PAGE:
In 1912, as a temporary matter and until the plaintiff could get a certificate of his own two hundred shares, the defendant signed for him a power of attorney to transfer her certificate for three hundred shares as collateral for a loan to the husband. In the fall of that year he substituted a certificate for two hundred shares in his own name for his wife's certificate and redeposited her certificate in his safe deposit vault. The certificate representing the three hundred shares is now in the possession of one of the trustees under a stipulation. A dividend was paid on the shares of stock in 1903. The dividend on the stock standing in the name of the defendant was paid in instalments by checks, which were drawn payable to her order, were indorsed by her and deposited in a bank to the joint account of the plaintiff and the defendant. No dividend on the stock has been declared since 1903.

To show the intention of the parties in this transaction, evidence was introduced of a transfer of stock in the National Coated Paper Company in 1903 to the defendant, and a transfer back from her to the plaintiff in 1906; a purchase of real estate in her name in 1904 and a conveyance to him through a conduit; a transfer to the defendant of real estate in 1898 which was sold in part and the proceeds used by the plaintiff, and the remaining portion transferred to the mother of the plaintiff to satisfy a mortgage which she

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held. The facts found show that the defendant paid nothing for any transfer and received no benefit from any of these transactions. She held title to an acre of land for which the plaintiff paid $500, and the deed was kept in the custody of the plaintiff until after the defendant was divorced in 1915, when it was delivered to her. She held stocks of small value which the plaintiff had purchased with money saved by the defendant from her allowance; the certificates were retained in his custody.

As a reason for making the transfer of the stock in the Tileston and Hollingsworth Company the plaintiff testified: "I was at the time in partnership with another man and liable for all his debts if he signed notes or indorsed paper for any one else, and as our business was expanding and not specially prosperous I did it under those conditions." In regard to the transfer of shares to the defendant in the National Coated Paper Company, the plaintiff testified: "The objects were practically identical with the other transaction . . . that I was in business and desired to have part of my property where it wouldn't be subject to failure or to my partner's misdeeds or troubles." He further testified that he had in mind making provision for the family "not exclusively wife and children; it was to save some property from the wreck." He also testified that he did not intend at the time to make a gift of the stock; and the defendant testified that she understood at the time of the transfer that the plaintiff transferred the stock to her to make provision for his wife and children in case of his death, and that she understood she then became the owner of the stock.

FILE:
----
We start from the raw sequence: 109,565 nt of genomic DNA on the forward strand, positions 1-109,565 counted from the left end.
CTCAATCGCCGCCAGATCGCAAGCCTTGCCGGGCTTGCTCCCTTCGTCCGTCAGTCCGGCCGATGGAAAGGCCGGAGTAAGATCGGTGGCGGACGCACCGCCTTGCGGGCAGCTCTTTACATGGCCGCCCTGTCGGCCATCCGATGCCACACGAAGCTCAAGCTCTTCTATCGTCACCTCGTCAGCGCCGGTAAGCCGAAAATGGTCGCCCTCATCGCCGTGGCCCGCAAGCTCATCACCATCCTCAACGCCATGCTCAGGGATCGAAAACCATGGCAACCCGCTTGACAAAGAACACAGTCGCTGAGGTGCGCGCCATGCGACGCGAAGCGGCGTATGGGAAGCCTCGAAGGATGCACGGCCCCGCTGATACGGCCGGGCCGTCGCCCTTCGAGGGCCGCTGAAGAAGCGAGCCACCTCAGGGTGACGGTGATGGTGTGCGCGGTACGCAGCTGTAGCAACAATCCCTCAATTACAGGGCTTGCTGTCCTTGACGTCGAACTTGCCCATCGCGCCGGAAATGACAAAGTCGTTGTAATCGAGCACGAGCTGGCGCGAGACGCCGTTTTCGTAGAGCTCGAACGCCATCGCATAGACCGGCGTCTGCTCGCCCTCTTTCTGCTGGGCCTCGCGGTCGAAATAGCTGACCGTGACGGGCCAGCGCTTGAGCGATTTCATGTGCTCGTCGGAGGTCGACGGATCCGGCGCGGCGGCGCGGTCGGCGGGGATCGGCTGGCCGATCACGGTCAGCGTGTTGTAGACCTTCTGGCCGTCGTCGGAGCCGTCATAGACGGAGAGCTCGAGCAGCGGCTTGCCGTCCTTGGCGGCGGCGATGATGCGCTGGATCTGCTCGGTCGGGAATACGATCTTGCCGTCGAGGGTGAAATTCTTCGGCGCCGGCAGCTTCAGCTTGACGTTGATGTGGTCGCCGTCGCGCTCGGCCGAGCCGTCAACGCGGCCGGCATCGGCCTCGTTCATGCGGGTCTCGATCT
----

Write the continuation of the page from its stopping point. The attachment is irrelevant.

Giving full credence to the testimony of the plaintiff, and to the evidence that supports his contention, the master could have found that the wife received the stock on a trust to redeliver it to her husband when and as he should direct. Disbelieving that evidence he could have found that the husband intended that the wife should hold the stock to the use of herself and their children; or he could find that the plaintiff by the transfer of the stock through a third person to his wife intended to make and the wife intended to receive it as a gift. In fact the master found "that there was no intention to create a trust in the mind of either party," and "that no trust was created." He further found "that in all that Mr. Tileston has done with the certificates representing the stock and standing in the defendant's name he has acted simply

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as her agent and not as the beneficial owner;" and, also, that "the existence of the children, the dependence of Mrs. Tileston and the children on the plaintiff for support all render it very natural that he should have wanted to give property to his wife."

The facts found by the master, taken in connection with the presumption of a gift or advancement, support his ultimate conclusion of fact that the transfer of stock was not intended to be held by the wife in trust for the husband but was intended to be and in fact was a complete gift. It cannot be said the conclusion of fact was clearly wrong; it therefore stands affirmed. Pollock v. Pollock, 223 Mass. 382. English v. English, 229 Mass. 11.

We have given most careful examination to the exceptions and find nothing in them which would justify, much less require, a Reversal of the ultimate conclusion of the master. It follows that the interlocutory decree and the final decree must be affirmed with costs.

Decree accordingly.